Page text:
Cobble Hill Tunnel

The Cobble Hill Tunnel (popularly the Atlantic Avenue Tunnel) of the Long Island Rail Road is an abandoned railroad tunnel beneath Atlantic Avenue in downtown Brooklyn, New York City. When open, it ran for about 2,750 feet (830 m) between Hicks Street and Boerum Place.

It opened on December 3, 1844 and was finished by January 1, 1845, as an "open cut," a trench built into the bed of Atlantic Street (today's Atlantic Avenue). It was built to reduce the grade of the railroad line—prior to the opening of the original open cut, horse teams were required to assist steam locomotives in carrying trains up the steepest part of the grade—and to create a grade-separated right of way for the Long Island Rail Road (LIRR) on its way to the South Ferry at the foot of Atlantic Street, where passengers could catch ferries to Manhattan. Five years later the open trench was roofed over with "a sturdy brick arch" and filled on top to create a tunnel.

As built, the tunnel was 21 feet (6.4 m) wide, 17 feet (5.1 m) high and 1,611 feet (491 m) long.

Insofar as it carried railroad trains under a city street, some have claimed it be the world's first subway tunnel, though, unlike a modern rapid transit subway, it had no stations. The ends of the tunnel were sealed in the fall of 1861. The similar Murray Hill Tunnel on the New York and Harlem Railroad was built as an open cut around 1836, and roofed over around the 1850s, and is in use for automobile traffic.

Dormant decades

In March 1916, the FBI suspected German terrorists were making bombs in the tunnel, and broke through. They found nothing, installed an electric light, and resealed it. In the 1920s it was reportedly used for both mushroom growing and bootleg whiskey stills. In 1936, the New York City Police Department broke into it with jackhammers to look for the body of a hoodlum supposedly buried there. In 1941 it was again inspected by the federal Works Progress Administration to determine its structural strength. A few years later, it was once again opened, this time by the FBI, in an unsuccessful search for spies. During the late 1950s it was inspected by two rail historians, George Horn and Martin Schachne.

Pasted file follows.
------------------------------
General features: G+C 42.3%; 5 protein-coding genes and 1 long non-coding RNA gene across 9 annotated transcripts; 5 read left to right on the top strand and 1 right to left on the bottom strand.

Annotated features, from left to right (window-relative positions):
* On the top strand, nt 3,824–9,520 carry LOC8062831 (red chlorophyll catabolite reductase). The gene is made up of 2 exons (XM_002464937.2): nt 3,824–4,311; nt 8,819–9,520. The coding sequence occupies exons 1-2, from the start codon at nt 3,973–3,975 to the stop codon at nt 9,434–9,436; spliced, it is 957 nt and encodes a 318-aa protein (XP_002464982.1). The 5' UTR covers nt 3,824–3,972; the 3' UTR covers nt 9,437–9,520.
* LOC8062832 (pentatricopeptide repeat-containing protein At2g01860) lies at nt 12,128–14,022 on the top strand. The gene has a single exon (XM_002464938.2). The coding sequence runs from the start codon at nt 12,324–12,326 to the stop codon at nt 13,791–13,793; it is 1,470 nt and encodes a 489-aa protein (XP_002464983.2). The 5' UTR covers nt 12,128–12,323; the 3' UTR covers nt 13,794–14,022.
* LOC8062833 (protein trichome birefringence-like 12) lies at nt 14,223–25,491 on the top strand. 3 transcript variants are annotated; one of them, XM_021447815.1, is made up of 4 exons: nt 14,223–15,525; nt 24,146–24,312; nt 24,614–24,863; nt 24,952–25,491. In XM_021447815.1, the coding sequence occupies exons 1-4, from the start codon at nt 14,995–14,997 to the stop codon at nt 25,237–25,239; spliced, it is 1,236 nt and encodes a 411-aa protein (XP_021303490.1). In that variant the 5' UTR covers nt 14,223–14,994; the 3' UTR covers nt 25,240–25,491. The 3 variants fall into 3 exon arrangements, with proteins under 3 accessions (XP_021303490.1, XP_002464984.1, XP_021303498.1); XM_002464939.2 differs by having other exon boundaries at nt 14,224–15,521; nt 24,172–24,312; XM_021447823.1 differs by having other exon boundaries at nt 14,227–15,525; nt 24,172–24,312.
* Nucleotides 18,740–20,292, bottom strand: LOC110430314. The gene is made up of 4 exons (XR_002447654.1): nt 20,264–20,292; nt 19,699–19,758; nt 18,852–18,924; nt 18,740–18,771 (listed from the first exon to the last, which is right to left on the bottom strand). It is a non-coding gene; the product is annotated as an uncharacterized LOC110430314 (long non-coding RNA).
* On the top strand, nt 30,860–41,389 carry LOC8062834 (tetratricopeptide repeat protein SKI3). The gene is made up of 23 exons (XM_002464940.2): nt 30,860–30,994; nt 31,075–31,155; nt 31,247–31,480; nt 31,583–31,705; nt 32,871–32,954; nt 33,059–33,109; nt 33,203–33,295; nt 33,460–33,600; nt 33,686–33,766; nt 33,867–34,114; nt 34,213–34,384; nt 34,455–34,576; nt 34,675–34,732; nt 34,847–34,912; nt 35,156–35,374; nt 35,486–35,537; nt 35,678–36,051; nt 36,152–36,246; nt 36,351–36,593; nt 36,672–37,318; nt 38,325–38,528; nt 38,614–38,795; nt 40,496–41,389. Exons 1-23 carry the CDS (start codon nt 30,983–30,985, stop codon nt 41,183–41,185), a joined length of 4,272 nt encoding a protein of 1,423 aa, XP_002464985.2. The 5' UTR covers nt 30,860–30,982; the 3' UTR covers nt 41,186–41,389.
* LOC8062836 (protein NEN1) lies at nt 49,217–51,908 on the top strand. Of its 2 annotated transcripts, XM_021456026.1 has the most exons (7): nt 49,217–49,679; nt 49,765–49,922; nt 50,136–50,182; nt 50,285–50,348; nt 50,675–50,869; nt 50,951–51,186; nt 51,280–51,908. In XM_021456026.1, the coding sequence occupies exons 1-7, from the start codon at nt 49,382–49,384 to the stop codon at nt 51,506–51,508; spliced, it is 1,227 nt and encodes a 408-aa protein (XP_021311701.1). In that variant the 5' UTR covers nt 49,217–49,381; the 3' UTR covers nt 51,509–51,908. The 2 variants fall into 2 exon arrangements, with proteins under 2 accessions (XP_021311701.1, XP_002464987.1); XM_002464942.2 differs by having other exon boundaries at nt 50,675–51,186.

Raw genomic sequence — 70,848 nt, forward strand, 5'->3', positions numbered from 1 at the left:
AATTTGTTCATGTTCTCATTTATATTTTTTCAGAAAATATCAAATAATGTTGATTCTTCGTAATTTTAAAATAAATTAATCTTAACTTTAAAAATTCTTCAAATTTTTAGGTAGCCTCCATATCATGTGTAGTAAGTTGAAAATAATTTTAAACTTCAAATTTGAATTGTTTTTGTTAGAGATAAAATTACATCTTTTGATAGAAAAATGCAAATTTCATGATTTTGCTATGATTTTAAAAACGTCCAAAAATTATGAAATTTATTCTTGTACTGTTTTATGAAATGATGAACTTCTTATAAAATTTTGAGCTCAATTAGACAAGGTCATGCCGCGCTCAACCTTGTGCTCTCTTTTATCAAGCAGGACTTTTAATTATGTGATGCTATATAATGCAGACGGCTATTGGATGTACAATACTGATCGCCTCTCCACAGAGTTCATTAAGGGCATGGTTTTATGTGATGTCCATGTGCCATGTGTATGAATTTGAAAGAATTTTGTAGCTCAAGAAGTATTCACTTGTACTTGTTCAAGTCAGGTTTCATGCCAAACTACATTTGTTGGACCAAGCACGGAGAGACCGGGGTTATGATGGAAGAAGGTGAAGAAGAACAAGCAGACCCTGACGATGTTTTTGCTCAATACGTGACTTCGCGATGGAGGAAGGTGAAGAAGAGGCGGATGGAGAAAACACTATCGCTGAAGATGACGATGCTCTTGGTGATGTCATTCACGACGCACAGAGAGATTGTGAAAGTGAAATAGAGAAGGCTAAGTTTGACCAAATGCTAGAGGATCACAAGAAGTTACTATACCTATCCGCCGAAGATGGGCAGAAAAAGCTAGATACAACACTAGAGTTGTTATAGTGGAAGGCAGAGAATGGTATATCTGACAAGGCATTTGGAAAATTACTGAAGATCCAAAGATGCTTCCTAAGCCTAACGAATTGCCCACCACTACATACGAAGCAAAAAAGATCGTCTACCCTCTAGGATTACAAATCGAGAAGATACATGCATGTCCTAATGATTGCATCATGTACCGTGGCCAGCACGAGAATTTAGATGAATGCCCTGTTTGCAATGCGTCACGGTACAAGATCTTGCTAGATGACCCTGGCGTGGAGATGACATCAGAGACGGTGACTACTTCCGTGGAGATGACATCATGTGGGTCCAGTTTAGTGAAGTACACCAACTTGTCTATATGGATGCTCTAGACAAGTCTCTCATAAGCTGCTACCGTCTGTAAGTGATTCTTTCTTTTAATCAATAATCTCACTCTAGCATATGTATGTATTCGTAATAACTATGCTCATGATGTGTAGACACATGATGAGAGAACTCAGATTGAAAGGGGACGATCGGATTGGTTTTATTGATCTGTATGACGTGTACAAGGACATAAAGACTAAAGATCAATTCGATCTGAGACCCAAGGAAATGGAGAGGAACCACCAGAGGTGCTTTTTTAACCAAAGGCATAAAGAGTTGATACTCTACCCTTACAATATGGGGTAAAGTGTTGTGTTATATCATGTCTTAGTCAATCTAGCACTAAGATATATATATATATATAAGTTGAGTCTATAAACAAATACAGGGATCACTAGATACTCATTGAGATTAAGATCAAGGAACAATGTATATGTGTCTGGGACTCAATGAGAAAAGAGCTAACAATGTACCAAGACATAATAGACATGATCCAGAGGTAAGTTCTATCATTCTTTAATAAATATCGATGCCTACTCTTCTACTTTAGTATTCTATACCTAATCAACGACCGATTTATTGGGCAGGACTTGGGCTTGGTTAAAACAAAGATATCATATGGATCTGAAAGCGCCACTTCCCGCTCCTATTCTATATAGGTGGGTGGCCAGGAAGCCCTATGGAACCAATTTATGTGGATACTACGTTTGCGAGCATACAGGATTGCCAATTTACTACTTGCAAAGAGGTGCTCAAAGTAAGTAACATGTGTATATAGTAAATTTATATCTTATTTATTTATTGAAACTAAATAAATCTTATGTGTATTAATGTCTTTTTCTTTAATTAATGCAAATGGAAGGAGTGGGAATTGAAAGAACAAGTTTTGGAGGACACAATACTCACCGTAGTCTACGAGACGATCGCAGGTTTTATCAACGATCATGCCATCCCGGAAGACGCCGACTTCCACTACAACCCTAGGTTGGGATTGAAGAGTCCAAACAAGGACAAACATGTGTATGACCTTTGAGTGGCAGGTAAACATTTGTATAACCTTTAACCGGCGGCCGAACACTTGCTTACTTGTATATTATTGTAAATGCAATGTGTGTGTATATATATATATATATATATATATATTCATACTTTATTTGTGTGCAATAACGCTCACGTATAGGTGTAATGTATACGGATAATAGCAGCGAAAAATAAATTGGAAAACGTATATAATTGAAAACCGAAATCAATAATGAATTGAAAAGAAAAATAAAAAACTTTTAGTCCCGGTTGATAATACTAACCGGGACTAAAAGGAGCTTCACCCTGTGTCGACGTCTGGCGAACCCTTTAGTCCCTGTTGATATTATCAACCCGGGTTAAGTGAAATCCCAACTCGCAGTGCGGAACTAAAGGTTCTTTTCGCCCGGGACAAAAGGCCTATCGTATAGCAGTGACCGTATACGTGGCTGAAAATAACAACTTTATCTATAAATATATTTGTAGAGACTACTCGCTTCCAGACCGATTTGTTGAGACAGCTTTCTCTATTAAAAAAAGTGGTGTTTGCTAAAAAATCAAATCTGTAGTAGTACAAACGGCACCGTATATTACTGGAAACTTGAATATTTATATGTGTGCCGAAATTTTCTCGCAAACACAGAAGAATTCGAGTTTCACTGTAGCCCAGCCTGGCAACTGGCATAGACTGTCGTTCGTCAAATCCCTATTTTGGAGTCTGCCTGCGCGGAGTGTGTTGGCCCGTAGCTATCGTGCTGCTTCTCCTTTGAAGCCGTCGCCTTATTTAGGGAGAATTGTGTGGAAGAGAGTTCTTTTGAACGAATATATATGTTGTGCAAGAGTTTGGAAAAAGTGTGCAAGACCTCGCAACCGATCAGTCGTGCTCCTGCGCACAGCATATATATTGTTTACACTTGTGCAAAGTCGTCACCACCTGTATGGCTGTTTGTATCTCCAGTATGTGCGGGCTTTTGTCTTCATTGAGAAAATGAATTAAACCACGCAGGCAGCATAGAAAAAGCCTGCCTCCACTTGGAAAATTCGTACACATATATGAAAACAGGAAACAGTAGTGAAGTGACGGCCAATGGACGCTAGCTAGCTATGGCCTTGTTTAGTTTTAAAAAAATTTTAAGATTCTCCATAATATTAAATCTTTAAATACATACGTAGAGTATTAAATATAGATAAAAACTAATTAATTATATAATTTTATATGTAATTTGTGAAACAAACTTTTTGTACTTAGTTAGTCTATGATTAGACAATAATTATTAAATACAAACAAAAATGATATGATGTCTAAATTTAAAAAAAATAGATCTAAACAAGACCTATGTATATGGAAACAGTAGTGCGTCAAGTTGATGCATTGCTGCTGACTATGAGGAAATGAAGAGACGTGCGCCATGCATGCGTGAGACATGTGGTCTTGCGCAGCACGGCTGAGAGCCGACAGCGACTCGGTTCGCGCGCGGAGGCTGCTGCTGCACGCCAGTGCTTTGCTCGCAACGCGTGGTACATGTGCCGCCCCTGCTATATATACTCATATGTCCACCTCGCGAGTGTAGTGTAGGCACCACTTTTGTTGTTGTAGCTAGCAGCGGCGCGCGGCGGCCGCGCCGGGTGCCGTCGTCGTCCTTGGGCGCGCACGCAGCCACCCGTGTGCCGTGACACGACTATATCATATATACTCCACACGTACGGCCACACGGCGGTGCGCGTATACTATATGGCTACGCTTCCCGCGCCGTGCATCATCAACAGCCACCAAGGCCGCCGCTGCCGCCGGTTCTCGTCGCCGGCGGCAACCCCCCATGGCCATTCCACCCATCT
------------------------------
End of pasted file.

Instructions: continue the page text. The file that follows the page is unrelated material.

It fell from public notice, but was located by an 18-year-old, Robert "Bob" Diamond in 1981, who entered from a manhole at Atlantic and Court Street. Diamond popularized the tunnel as an antiquity and led tours of its interior. It has been listed on the National Register of Historic Places since 1989.

Walt Whitman wrote of the tunnel:

The old tunnel, that used to lie there under ground, a passage of Acheron-like solemnity and darkness, now all closed and filled up, and soon to be utterly forgotten, with all its reminiscences; however, there will, for a few years yet be many dear ones, to not a few Brooklynites, New Yorkers, and promiscuous crowds besides. For it was here you started to go down the island, in summer. For years, it was confidently counted on that this spot, and the railroad of which it was the terminus, were going to prove the permanent seat of business and wealth that belong to such enterprises. But its glory, after enduring in great splendor for a season, has now vanished—at least its Long Island Railroad glory has. The tunnel: dark as the grave, cold, damp, and silent. How beautiful look earth and heaven again, as we emerge from the gloom! It might not be unprofitable, now and then, to send us mortals—the dissatisfied ones, at least, and that's a large proportion—into some tunnel of several days' journey. We'd perhaps grumble less, afterward, at God's handiwork.

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